4. What are considered excused absences?
Regular school attendance is expected of all students. However, there are times when circumstances necessitate that a student is absent from school. The following are some examples of excused absences by Arlington Public Schools:
- Illness, quarantine of student, doctor or dentist appointment
- Death in the family
- Observance of a religious holiday
- Summons to a court of law
- Violent storms or state emergencies
- Severe family emergency
- All others approved in advance by the principal (or designee).
Students must present a written explanation from their parent/guardian, or there must be a verified contact from a parent/guardian, for each absence upon returning to school (not later than two days following the student’s return).
5. What happens when a student has unexcused absences on a regular basis?
In an effort to work with students and families to identify and remove barriers that may be impacting a student’s ability to attend school, the following steps will be taken by the school administration:
- First unexcused absence, the family will be contacted by the school.
- After the second unexcused absence, a letter from the principal explaining the attendance policy will be sent to the family.
- After the third unexcused absence, the principal (or designee) will mail the Three-Day Unexcused Absence letter to the family.
- After the fifth absence, the Five-Day Attendance Plan letter will be mailed home. In addition, the principal or designee will have a discussion with the parent/guardian to determine whether there is a need for other school or community resources to address needs related to nonattendance, and to create an attendance improvement plan.
- After the seventh unexcused absence, the principal or designee will schedule a conference with the parent/guardian and student to review the attendance improvement plan
6. What happens when a student is absent from school for fifteen (15) consecutive days?
A student who is absent from school for fifteen (15) consecutive days will be automatically withdrawn from school and will be required to register again upon returning to school.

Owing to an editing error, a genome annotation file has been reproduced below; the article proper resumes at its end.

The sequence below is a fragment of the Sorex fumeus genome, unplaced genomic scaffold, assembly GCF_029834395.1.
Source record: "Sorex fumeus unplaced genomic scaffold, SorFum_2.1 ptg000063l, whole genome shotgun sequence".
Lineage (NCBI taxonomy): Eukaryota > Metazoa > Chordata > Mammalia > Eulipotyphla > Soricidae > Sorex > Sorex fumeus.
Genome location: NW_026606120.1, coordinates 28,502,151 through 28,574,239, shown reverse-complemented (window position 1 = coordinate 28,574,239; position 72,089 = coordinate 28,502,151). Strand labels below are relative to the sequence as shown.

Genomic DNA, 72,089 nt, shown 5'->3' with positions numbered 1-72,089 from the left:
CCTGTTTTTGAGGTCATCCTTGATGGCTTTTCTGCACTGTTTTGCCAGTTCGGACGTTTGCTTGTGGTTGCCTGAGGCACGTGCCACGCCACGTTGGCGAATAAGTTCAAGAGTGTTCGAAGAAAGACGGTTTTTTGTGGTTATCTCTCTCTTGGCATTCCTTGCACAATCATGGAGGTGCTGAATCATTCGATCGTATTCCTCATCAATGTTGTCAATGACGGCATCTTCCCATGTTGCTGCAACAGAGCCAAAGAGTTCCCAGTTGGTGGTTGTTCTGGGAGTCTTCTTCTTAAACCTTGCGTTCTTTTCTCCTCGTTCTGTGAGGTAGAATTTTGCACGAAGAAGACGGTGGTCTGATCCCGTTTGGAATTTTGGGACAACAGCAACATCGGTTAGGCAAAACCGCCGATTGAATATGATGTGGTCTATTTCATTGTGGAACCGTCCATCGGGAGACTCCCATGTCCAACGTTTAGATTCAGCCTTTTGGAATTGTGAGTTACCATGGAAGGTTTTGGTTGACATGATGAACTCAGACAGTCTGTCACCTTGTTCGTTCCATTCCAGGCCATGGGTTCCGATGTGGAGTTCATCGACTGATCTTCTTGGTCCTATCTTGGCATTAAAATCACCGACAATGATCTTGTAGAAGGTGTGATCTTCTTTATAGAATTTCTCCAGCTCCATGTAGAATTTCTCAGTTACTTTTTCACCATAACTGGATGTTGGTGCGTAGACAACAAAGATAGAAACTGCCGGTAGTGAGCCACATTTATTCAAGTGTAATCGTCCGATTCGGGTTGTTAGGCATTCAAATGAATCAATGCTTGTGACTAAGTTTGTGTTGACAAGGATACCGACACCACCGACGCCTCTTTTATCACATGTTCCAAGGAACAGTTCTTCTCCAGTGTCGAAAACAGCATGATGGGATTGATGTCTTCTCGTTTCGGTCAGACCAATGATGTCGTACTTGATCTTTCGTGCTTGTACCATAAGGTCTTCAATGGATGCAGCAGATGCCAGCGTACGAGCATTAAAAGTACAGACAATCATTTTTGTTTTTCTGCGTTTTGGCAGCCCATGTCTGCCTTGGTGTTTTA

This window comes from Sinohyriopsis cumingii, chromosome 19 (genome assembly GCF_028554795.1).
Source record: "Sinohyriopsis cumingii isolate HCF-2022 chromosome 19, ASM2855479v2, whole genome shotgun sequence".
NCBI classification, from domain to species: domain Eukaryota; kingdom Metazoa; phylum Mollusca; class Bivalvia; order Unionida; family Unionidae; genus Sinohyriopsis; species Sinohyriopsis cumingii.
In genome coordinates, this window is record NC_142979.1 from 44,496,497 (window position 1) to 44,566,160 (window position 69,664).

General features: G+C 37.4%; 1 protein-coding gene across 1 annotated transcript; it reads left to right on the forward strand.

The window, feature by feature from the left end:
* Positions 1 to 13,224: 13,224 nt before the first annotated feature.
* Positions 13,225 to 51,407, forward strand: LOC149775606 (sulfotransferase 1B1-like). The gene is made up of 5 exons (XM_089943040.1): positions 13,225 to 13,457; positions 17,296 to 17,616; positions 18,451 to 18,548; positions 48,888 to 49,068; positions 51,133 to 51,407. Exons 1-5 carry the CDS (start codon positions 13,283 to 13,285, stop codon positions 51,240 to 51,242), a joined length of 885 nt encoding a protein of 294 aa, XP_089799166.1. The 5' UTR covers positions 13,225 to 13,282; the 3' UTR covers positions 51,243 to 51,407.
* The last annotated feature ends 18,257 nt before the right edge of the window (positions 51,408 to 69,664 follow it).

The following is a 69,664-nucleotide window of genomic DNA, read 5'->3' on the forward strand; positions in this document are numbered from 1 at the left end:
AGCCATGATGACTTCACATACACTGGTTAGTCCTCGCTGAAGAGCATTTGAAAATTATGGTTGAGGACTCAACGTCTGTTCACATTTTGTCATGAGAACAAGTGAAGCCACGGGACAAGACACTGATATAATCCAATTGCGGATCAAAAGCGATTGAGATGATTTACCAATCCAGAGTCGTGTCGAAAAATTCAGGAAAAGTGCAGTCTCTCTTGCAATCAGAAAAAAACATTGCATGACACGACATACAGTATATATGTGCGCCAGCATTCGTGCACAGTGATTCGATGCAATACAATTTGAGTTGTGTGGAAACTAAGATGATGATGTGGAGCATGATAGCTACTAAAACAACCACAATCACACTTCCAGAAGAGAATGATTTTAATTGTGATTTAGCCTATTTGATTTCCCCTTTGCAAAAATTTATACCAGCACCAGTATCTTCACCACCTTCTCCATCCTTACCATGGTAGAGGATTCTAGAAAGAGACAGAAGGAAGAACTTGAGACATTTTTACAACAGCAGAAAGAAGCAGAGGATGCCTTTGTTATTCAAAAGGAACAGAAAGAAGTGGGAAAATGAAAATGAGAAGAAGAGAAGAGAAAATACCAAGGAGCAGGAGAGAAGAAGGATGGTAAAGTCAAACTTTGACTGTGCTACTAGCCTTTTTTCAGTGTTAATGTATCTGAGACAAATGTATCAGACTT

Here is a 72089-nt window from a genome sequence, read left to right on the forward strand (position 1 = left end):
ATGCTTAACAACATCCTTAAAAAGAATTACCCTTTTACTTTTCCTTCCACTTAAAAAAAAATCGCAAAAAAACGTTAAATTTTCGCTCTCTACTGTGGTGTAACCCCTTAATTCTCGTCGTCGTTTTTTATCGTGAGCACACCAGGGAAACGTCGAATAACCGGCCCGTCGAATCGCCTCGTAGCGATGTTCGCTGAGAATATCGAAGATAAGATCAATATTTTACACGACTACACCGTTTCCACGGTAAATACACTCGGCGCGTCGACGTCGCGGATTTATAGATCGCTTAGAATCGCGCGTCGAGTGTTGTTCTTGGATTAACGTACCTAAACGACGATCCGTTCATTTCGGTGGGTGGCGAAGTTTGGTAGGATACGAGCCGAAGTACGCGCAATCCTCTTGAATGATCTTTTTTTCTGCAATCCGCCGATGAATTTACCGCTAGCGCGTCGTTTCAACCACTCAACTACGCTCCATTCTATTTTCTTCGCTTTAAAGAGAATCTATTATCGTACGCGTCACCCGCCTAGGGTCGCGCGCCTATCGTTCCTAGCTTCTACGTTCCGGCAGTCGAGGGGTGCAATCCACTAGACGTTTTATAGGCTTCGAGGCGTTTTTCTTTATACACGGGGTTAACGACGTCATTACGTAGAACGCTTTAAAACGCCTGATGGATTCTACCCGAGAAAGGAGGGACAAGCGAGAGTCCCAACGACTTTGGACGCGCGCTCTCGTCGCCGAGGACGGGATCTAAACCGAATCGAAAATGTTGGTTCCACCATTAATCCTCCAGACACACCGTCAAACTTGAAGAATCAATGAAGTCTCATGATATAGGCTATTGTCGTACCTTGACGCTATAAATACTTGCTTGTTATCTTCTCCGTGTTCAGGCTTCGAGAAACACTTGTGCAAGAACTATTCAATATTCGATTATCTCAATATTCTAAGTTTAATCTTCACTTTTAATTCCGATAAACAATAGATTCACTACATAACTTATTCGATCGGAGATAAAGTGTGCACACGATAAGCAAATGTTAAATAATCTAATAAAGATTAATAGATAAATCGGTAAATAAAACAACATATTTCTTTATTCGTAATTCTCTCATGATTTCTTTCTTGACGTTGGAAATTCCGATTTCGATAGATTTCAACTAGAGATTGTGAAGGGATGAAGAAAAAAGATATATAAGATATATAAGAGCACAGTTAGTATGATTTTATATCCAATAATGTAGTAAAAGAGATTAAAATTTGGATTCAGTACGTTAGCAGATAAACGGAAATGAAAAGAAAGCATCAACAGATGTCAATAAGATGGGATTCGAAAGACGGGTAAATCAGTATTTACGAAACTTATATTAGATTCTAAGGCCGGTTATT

7. When a student has significant medical or mental health concerns and is unable to attend school regularly because of treatment, what should parent(s) or guardian(s) do?
Families may contact the director of counseling at the secondary level or the school counselor at the elementary level to discuss the child’s medical treatment plan and/or related needs. APS will work collaboratively with families in these situations to develop a plan in alignment with their treatment.
8. What should I do when I receive an automatic call?
If a family receives an automatic call and the child insists that it is a computer mistake and that they were at school that day, families may call the attendance office and obtain an explanation of the attendance record. Although sometimes it could be that a human error occurred, the majority of the calls have a valid reason. Families may also reach out to the teacher of the class period to verify if the student was present.
9. What happens when students are late to school?
Students are expected to report to the school attendance office to receive a pass to go to class. They will need to explain why they are arriving late. The lateness will be recorded as excused or unexcused, depending upon the reason given. As the student begins class,they will be asked to participate in a class already in session. If lateness becomes a pattern for a specific student, a conference may be requested. To ensure that your child wakes up on time, they need to have a good and restful sleep overnight.